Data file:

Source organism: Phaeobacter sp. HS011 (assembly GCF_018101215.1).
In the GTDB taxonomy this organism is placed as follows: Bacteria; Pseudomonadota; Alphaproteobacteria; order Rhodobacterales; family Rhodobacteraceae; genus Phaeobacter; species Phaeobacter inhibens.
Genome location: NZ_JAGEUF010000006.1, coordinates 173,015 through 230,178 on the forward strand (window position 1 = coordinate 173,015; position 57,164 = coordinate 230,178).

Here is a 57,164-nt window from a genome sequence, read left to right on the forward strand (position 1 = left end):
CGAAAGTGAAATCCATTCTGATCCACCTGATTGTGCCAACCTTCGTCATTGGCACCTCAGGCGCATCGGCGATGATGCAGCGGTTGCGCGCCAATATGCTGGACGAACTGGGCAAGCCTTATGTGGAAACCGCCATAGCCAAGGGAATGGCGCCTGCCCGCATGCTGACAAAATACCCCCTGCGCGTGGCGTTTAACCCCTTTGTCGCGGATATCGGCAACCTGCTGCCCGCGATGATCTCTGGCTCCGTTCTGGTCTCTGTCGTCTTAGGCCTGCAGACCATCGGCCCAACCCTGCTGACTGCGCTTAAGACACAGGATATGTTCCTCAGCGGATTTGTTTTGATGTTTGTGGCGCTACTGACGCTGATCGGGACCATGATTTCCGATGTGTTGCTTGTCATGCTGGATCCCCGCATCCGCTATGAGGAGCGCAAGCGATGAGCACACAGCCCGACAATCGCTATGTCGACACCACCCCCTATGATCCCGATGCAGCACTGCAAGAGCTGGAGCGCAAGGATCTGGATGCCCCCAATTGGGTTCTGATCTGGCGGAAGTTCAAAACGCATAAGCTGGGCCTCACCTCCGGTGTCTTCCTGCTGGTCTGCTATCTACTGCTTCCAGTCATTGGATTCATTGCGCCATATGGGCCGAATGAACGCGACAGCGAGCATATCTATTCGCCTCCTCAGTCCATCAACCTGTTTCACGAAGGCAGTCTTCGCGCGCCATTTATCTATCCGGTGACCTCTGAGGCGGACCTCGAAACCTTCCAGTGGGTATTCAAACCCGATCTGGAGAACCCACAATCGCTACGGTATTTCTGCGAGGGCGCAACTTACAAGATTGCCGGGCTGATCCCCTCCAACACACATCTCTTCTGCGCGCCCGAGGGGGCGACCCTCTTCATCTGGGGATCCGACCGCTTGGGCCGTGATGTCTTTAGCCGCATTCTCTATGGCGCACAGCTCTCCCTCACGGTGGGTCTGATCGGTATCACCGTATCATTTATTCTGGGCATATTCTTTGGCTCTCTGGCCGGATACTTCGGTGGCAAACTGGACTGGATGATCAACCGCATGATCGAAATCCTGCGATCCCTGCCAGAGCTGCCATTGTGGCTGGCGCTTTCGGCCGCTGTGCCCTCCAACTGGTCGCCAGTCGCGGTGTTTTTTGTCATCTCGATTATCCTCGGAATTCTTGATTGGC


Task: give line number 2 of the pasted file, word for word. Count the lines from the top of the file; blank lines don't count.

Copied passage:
In the GTDB taxonomy this organism is placed as follows: Bacteria; Pseudomonadota; Alphaproteobacteria; order Rhodobacterales; family Rhodobacteraceae; genus Phaeobacter; species Phaeobacter inhibens.